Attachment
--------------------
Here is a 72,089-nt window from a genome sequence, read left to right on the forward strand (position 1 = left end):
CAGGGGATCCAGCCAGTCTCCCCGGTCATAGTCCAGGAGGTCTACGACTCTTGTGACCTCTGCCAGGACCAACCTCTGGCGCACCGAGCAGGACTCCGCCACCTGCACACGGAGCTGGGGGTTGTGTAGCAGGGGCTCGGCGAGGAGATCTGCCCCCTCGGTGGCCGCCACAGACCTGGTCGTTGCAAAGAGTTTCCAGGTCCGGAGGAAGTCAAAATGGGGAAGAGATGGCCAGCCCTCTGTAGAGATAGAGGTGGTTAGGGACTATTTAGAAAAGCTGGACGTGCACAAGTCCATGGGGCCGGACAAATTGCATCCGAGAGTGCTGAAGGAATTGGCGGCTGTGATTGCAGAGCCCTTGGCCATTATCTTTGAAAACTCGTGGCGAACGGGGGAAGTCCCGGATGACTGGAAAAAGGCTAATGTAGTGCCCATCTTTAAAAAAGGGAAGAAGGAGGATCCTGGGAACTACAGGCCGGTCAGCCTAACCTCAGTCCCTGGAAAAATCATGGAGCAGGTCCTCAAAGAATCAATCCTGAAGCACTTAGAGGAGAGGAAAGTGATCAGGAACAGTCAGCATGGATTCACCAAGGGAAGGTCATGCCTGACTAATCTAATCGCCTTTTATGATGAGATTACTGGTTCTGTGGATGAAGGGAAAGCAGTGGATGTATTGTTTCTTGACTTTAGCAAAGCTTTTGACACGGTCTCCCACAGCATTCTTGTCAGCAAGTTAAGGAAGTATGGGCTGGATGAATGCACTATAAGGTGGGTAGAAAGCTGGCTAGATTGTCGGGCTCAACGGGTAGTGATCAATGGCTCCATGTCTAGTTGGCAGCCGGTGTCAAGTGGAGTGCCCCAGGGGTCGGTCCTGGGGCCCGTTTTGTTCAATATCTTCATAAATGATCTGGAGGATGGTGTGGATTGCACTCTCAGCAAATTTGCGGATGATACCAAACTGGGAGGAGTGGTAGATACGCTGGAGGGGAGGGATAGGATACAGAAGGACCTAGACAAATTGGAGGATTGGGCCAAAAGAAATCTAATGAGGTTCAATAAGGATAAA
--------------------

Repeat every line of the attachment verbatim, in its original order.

Here is a 72,089-nt window from a genome sequence, read left to right on the forward strand (position 1 = left end):
CAGGGGATCCAGCCAGTCTCCCCGGTCATAGTCCAGGAGGTCTACGACTCTTGTGACCTCTGCCAGGACCAACCTCTGGCGCACCGAGCAGGACTCCGCCACCTGCACACGGAGCTGGGGGTTGTGTAGCAGGGGCTCGGCGAGGAGATCTGCCCCCTCGGTGGCCGCCACAGACCTGGTCGTTGCAAAGAGTTTCCAGGTCCGGAGGAAGTCAAAATGGGGAAGAGATGGCCAGCCCTCTGTAGAGATAGAGGTGGTTAGGGACTATTTAGAAAAGCTGGACGTGCACAAGTCCATGGGGCCGGACAAATTGCATCCGAGAGTGCTGAAGGAATTGGCGGCTGTGATTGCAGAGCCCTTGGCCATTATCTTTGAAAACTCGTGGCGAACGGGGGAAGTCCCGGATGACTGGAAAAAGGCTAATGTAGTGCCCATCTTTAAAAAAGGGAAGAAGGAGGATCCTGGGAACTACAGGCCGGTCAGCCTAACCTCAGTCCCTGGAAAAATCATGGAGCAGGTCCTCAAAGAATCAATCCTGAAGCACTTAGAGGAGAGGAAAGTGATCAGGAACAGTCAGCATGGATTCACCAAGGGAAGGTCATGCCTGACTAATCTAATCGCCTTTTATGATGAGATTACTGGTTCTGTGGATGAAGGGAAAGCAGTGGATGTATTGTTTCTTGACTTTAGCAAAGCTTTTGACACGGTCTCCCACAGCATTCTTGTCAGCAAGTTAAGGAAGTATGGGCTGGATGAATGCACTATAAGGTGGGTAGAAAGCTGGCTAGATTGTCGGGCTCAACGGGTAGTGATCAATGGCTCCATGTCTAGTTGGCAGCCGGTGTCAAGTGGAGTGCCCCAGGGGTCGGTCCTGGGGCCCGTTTTGTTCAATATCTTCATAAATGATCTGGAGGATGGTGTGGATTGCACTCTCAGCAAATTTGCGGATGATACCAAACTGGGAGGAGTGGTAGATACGCTGGAGGGGAGGGATAGGATACAGAAGGACCTAGACAAATTGGAGGATTGGGCCAAAAGAAATCTAATGAGGTTCAATAAGGATAAA